Head of English: Miss D Bahbra, BA (Hons) Surrey, MSc Leicester
English Teacher: Mrs A Chick, BA (Hons) Hull
English Teacher: Mrs K Clutterbuck, BA (Hons) Royal Holloway
English Teacher: Mrs T Wright, BA Open University
English Teacher: Miss A Paul, BA (Hons) Manchester
English at KS3 works as a bridge between the Literacy skills and knowledge developed in Primary schools and the Literature and Language knowledge necessary for GCSE study. Students follow the National Curriculum, but they are also given the opportunity to study skills in additional areas such as Media.
We aim to make learning fun at KS3 so that students develop a passion for Literature and a genuine enjoyment of writing. Students not only participate in lessons, but they are also given the opportunity to co-construct their own learning through giving guided presentations or leading group work. We consider ICT to be an important part of learning in today’s world, so although they may be studying classic Literature, students also use ICT in every module!
All pupils will study English Literature. This course allows you to experience a range of Literature drawn from contemporary and modern texts, texts from across the globe and texts which have had a significant influence on our English literary and cultural heritage. You will be given the chance to study a modern text, i.e. post-1945, from which point a discernible shift in culture is evident. You will also learn to recognise that Literature has the power to cross cultures. The course takes a skills-based approach to the study of Literature, which will enable you to make original and individual responses to each element of assessment.
Paper 1: Shakespeare and the 19th-century Novel
You will study one Shakespeare text and one 19th-century novel. There will be one exam question on each.
Paper 2: Modern Texts and Poetry
You will study one modern text and a section of poetry from an anthology. You will answer one exam question on the text, one exam question comparing two poems and one additional exam question on an unseen poem. Find out more at: http://www.aqa.org.uk/subjects/english/gcse/english-literature-8702
There are two written exams, one lasts one hour and 45 minutes and the other two hours and 15 minutes. The course is now 100% exam.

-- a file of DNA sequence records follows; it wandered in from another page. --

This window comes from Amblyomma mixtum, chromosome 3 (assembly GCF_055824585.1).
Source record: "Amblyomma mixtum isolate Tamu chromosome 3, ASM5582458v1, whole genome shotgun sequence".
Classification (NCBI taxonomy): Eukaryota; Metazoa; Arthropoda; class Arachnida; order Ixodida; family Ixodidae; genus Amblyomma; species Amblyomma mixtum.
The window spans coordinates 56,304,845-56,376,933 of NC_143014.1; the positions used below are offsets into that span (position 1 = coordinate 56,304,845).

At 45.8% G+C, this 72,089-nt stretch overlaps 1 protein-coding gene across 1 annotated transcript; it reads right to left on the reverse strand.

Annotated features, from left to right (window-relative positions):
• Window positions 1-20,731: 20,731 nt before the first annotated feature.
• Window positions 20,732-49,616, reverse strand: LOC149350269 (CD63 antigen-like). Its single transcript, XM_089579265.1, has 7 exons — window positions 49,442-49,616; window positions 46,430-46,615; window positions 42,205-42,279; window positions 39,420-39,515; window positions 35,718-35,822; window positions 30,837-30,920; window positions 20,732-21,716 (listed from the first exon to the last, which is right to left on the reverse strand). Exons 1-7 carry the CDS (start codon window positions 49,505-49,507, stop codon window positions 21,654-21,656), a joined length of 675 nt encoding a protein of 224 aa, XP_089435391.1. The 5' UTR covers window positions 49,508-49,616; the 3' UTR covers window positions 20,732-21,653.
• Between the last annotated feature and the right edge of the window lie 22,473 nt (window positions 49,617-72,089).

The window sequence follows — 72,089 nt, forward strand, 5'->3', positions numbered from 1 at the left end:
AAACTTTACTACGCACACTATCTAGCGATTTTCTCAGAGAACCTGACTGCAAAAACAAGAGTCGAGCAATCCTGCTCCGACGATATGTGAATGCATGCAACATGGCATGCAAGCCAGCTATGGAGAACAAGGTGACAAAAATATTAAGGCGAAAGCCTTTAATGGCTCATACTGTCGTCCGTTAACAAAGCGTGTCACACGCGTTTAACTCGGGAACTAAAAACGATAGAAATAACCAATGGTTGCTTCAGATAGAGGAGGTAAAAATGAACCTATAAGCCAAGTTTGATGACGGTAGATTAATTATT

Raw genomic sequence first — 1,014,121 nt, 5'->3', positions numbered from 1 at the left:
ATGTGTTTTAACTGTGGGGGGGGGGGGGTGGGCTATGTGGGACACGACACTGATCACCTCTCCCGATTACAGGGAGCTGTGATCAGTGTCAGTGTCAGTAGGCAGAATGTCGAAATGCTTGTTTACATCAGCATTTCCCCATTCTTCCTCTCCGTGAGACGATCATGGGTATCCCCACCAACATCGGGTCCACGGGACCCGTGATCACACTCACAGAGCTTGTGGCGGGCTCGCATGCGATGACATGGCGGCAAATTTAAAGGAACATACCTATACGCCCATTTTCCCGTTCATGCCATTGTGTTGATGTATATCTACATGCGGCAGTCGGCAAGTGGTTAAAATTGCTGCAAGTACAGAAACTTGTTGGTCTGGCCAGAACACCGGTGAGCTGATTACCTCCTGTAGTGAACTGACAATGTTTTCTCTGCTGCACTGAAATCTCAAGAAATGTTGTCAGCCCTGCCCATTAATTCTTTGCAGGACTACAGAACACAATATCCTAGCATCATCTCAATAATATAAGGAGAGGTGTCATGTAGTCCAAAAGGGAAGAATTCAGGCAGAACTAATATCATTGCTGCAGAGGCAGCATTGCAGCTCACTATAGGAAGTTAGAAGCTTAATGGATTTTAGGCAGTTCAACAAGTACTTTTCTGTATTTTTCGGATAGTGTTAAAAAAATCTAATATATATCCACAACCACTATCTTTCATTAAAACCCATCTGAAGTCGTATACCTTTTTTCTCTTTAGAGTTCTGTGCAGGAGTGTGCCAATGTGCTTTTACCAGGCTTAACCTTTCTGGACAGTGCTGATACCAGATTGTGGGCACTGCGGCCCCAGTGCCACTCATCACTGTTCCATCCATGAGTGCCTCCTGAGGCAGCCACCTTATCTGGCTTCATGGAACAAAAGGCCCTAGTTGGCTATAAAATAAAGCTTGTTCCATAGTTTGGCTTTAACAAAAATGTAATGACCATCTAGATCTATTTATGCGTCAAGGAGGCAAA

All pupils will study English Language. This course allows you to demonstrate your ability in functional English, to investigate and analyse language and to experiment and use language creatively. It offers a skills-based approach, which will enable you to make original and individual responses to each element of assessment. You will be given the opportunity to explore the way language works and to understand and appreciate the way writers and speakers adapt their language to suit their audience and purpose.
Paper 1: Explorations in Creative Reading and Writing
You will read and understand a range of fiction texts, identifying the writers’ crafts and transferring these skills into your own writing.
Paper 2: Writers’ Viewpoints and Perspectives
You will explore a range of non-fiction texts, identifying the techniques and strategies used in the development of the writing. You will be required to write your own work according to the requirements of a number of different specific genres.
Find out more at: http://www.aqa.org.uk/subjects/english/gcse/english-language-8700
There are two different written exam papers, each lasting one hour and 45 minutes. Each paper will contain a reading and a writing section. You will also carry out a formal presentation which will be filmed and assessed. Within this task, you will be required to demonstrate presentation skills in a formal setting; listen and respond appropriately to spoken language, including questions and feedback on presentations; and use spoken Standard English effectively in speeches and presentations. NB. Whilst this component is now non-exam, it is compulsory and will carry a level on GCSE certificates.
Studying English Literature is both fun and useful. You will have the opportunity to read and discuss some of the most famous and exciting books ever written as well as learning how to appreciate the craft of the writers who produced them. Wherever possible we make sure that all drama texts studied are experienced as live theatre.
Paper 1: Love Through the Ages
Unit 1 – Love Through the ages: Shakespeare and Poetry ‘Othello’, ‘Taming of the Shrew’, or ‘Measure for Measure’ An anthrology of love poetry from across the ages
Unit 2 – Love Through the Ages: Prose ‘Persuasion’, ‘Jane Eyre’, ‘Wuthering Heights’, ‘Atonement’, ‘Rebecca’, ‘A Room with a View’, or ‘The Go-Between’.
Paper 2: ‘Text in Shared Context’
Unit 3 – Modern Times: Literature from 1945 to present day. Three texts from this list:
‘Skirrid Hill’ (Owen Sheers), ‘Birthday Letters’ (Ted Hughes), ‘Ariel’ (Sylvia Plath), ‘Cat on a Hot Tin Roof’/’A Streetcare Named Desire’ (Tennessee Williams), ‘Oranges are Not the Only Fruit’ (Jeanette Winterson), ‘The Help’ (Kathryn Stockett), ‘The God of Small Things’ (Arundhati Roy), ‘Waterland’ (Graham Swift), ‘The Handmaid’s Tale (Margaret Atwood)
Unit 4 – Independent Critical Study: Students write an essay comparing two texts from their own choice. These should reflect an area of personal interest.